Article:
In this section, we evaluate the combination of model-based control variates with behavior policy search. Specifically, we compare the AS estimator with Doubly Robust BPG (DR-BPG). In these experiments we use a 10x10 stochastic gridworld. The added stochasticity increases the difficulty of building an accurate model from trajectories.

Since these methods require a model we construct this model in one of two ways. The first method uses all trajectories in to build the model and then uses the same set to estimate with ASE or DR. The second method uses trajectories from the first iterations to build the model and then fixes the model for the remaining iterations. For DR-BPG, behavior policy search starts at iteration under this second condition. We call the first method “update” and the second method “fixed.” The update method invalidates the theoretical guarantees of these methods but learns a more accurate model. In both instances, we build maximum likelihood tabular models.

(a) Control Variate MSE
(b) Rare Event Improvement
Figure 3: 2(a): Comparison of DR and ASE on a larger stochastic Gridworld. For the fixed model methods, the significant drop in MSE at iteration 10 is due to the introduction of the model control variate. For clarity we do not show error bars. The difference between the final estimate of DR-BPG and ASE with the fixed model is statistically significant (); the difference between the same methods with a constantly improving model is not. 2(b): Varying the probability of a high rewarding terminal action in the GridWorld domain. Each point on the horizontal axis is the probability of taking this action. The vertical axis gives the relative decrease in variance after adapting for 500 iterations. Denoting the initial variance as and the final variance as , the relative decrease is computed as . Error bars for 95% confidence intervals are given but are small.

Figure 3 demonstrates that combining BPG with a model-based control variate (DR-BPG) can lead to further reduction of MSE compared to the control variate alone (ASE). Specifically, with the fixed model, DR-BPG outperformed all other methods. DR-BPG using the update method for building the model performed competitively with ASE although not statistically significantly better. We also evaluate the final learned behavior policy of the fixed model variant of DR-BPG. For a batch size of trajectories, the DR estimator with this behavior policy improves upon the ASE estimator with the same model by 56.9 %.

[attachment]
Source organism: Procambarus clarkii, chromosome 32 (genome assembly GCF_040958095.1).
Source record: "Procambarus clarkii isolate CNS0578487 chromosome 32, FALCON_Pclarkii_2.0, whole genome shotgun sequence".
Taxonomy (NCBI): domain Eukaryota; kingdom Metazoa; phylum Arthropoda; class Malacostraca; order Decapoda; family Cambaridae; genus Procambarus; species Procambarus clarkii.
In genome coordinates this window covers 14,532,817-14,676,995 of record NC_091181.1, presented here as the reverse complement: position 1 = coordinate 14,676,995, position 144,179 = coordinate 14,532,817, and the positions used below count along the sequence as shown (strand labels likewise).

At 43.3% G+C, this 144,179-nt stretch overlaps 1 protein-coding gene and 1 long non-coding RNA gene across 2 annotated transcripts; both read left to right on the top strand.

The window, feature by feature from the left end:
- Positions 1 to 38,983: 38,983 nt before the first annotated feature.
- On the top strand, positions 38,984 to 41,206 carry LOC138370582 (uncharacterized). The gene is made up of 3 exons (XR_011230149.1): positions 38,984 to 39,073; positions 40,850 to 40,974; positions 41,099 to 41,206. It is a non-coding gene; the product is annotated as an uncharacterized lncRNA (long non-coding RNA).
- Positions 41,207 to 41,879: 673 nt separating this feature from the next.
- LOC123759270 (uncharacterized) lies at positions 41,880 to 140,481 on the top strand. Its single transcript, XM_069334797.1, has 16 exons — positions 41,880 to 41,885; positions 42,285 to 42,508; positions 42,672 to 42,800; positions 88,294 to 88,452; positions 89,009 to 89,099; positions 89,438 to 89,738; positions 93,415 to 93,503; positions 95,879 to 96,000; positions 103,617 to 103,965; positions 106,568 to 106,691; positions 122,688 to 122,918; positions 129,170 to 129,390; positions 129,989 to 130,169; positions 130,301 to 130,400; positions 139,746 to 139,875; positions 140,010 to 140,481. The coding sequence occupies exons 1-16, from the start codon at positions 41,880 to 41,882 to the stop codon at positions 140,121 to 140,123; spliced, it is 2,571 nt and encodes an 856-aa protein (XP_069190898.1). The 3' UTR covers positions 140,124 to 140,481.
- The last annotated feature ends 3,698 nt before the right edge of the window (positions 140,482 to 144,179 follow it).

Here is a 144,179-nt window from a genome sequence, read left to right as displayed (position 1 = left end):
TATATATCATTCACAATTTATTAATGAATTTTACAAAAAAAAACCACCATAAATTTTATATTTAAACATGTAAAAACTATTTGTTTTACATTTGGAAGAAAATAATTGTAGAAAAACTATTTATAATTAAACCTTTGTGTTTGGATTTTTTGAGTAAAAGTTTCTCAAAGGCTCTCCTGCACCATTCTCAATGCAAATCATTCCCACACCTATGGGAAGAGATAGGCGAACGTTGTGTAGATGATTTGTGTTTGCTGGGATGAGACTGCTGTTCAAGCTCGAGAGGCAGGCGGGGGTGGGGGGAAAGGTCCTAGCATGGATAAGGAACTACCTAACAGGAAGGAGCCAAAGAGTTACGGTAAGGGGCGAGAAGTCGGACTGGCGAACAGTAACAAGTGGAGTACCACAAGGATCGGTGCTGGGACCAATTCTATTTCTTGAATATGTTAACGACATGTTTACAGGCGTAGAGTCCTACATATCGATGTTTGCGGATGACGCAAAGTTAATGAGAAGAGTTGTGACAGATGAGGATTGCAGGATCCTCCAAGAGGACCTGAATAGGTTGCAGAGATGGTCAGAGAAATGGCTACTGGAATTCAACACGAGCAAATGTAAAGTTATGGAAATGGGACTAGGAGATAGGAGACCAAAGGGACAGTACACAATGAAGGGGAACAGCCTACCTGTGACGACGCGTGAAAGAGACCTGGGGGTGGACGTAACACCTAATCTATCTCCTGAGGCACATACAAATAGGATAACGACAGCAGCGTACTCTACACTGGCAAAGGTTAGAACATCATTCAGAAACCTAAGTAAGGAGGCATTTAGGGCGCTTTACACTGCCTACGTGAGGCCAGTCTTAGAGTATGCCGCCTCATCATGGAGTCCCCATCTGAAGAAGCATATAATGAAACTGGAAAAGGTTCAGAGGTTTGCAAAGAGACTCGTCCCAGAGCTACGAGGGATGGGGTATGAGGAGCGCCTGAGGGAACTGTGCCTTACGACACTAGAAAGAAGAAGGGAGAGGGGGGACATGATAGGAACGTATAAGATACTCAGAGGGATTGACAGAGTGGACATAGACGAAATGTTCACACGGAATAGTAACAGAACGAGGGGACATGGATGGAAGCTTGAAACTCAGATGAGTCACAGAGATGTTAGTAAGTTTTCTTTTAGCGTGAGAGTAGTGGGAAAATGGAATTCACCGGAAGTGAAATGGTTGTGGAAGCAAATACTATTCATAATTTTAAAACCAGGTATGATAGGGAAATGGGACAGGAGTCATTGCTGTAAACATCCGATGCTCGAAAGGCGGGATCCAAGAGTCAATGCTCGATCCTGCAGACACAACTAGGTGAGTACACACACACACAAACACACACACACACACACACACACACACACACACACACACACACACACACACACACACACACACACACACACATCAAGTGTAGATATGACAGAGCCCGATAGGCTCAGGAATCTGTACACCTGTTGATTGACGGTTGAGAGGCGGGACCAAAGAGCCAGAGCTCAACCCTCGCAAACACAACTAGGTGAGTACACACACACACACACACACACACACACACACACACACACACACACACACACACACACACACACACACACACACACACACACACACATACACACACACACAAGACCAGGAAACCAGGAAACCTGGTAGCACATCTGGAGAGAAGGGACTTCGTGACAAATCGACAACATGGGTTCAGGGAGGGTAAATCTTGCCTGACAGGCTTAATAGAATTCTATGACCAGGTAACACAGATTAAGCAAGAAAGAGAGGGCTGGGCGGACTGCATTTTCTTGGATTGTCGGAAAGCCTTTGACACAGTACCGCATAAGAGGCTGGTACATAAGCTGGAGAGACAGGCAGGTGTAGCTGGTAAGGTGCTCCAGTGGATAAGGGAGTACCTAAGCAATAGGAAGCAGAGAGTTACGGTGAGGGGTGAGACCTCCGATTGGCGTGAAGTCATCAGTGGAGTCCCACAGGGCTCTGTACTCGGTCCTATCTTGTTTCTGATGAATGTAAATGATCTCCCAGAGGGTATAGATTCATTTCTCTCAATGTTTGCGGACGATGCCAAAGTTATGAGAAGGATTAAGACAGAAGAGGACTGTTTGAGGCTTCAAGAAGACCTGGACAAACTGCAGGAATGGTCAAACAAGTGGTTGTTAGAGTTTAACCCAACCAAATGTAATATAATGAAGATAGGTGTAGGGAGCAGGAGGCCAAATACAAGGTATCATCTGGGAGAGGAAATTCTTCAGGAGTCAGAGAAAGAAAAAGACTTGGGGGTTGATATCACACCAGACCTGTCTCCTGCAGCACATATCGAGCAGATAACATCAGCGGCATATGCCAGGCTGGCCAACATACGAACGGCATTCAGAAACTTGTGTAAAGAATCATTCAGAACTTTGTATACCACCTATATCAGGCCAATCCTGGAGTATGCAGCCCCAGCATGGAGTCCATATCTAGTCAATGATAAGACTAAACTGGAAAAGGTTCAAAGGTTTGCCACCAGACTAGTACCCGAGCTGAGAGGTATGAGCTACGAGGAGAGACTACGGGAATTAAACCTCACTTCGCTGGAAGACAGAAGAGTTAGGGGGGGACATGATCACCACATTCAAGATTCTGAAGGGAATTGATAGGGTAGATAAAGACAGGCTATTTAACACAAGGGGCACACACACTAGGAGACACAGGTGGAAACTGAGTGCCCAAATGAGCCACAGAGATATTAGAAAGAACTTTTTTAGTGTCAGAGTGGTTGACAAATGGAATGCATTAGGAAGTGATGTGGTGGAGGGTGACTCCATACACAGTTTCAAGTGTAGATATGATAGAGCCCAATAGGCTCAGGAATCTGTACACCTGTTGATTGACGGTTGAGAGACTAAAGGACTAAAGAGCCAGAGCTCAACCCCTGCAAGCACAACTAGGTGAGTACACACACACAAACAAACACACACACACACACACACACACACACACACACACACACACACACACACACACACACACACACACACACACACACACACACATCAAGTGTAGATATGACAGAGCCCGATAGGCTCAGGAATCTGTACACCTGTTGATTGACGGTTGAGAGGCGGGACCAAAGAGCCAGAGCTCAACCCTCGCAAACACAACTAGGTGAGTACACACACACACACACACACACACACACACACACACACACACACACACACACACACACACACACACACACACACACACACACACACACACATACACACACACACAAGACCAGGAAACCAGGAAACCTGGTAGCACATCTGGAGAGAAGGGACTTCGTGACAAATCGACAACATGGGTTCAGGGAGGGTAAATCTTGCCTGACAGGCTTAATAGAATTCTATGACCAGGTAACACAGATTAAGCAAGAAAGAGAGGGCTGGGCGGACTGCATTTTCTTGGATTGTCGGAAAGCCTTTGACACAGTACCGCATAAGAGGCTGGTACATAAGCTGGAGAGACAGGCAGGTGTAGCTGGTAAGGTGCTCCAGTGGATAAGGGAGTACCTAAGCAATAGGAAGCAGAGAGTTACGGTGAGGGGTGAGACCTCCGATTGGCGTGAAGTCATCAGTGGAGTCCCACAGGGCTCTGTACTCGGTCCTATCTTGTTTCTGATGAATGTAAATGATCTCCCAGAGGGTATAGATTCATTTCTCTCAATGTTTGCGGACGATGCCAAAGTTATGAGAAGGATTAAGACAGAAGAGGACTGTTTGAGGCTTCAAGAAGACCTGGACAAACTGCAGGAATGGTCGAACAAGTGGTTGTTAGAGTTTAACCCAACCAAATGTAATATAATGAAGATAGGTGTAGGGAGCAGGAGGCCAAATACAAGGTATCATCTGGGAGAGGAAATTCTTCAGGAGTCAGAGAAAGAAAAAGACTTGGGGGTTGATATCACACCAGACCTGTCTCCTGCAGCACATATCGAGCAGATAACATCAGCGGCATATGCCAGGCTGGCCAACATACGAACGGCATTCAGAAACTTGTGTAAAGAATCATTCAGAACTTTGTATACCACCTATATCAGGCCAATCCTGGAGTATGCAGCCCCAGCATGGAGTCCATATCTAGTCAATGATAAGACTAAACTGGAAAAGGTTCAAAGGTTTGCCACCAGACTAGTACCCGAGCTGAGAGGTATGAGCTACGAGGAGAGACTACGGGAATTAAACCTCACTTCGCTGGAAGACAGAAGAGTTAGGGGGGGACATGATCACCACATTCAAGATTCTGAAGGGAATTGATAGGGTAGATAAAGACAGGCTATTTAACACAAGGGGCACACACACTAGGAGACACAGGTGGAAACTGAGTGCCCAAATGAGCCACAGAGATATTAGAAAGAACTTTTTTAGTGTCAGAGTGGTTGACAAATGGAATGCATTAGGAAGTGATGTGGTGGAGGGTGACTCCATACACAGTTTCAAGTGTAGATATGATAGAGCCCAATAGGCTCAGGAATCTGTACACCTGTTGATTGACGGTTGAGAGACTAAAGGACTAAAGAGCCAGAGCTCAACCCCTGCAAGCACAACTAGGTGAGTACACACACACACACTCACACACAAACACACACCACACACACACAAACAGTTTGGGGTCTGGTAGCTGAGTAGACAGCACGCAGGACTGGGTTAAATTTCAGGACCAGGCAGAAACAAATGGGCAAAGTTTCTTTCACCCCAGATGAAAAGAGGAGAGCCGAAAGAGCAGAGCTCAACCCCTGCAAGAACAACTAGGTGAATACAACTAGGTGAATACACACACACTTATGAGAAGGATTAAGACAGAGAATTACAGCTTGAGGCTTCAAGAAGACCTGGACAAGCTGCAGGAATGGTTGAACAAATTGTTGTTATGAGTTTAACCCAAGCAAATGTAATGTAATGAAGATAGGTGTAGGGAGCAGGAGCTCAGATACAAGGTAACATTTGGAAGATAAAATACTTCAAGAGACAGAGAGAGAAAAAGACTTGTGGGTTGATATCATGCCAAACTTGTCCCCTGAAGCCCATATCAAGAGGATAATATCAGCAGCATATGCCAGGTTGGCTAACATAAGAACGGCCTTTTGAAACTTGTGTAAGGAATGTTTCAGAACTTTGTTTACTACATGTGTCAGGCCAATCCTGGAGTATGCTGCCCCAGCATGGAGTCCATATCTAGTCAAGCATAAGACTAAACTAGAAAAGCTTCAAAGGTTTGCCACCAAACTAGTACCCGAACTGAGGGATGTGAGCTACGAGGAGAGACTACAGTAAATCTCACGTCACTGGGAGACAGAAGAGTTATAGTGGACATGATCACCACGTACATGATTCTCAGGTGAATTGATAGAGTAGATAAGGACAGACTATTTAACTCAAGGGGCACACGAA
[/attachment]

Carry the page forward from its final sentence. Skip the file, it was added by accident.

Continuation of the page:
For DR-BPG, estimating the model with all data still allowed steady progress towards lower variance. This result is interesting since a changing model changes the surface of our variance objective and thus gradient descent on the variance has no theoretical guarantees of convergence. Empirically, we observe that setting the learning rate for DR-BPG was more challenging for either model type. Thus while we have shown BPG can be combined with control variates, more work is needed to produce a robust method.

5.4 Rareness of Event

Our final experiment aims to understand how the gap between on- and off-policy variance is affected by the probability of rare events. The intuition for why behavior policy search can lower the variance of on-policy estimates is that a well selected behavior policy can cause rare and high magnitude events to occur. We test this intuition by varying the probability of a rare, high magnitude event and observing how this change affects the performance gap between on- and off-policy evaluation. For this experiment, we use a variant of the deterministic Gridworld where taking the UP action in the initial state (the upper left corner) causes a transition to the terminal state with a reward of . We use from our earlier Gridworld experiments but we vary the probability of choosing UP when in the initial state. So with probability the agent will receive a large reward and end the trajectory. We use a constant learning rate of for all values of and run BPG for iterations. We plot the relative decrease of the variance as a function of over 100 trials for each value of . We use relative variance to normalize across problem instances. Note that under this measure, even when is close to , the relative variance is not equal to zero because as approaches the initial variance also goes to zero.

This experiment illustrates that as the initial variance increases, the amount of improvement BPG can achieve increases. As becomes closer to , the initial variance becomes closer to zero and BPG barely improves over the variance of Monte Carlo (in terms of absolute variance there is no improvement). When the rarely takes the high rewarding UP action ( close to ), BPG improves policy evaluation by increasing the probability of this action. This experiment supports our intuition for why off-policy evaluation can outperform on-policy evaluation.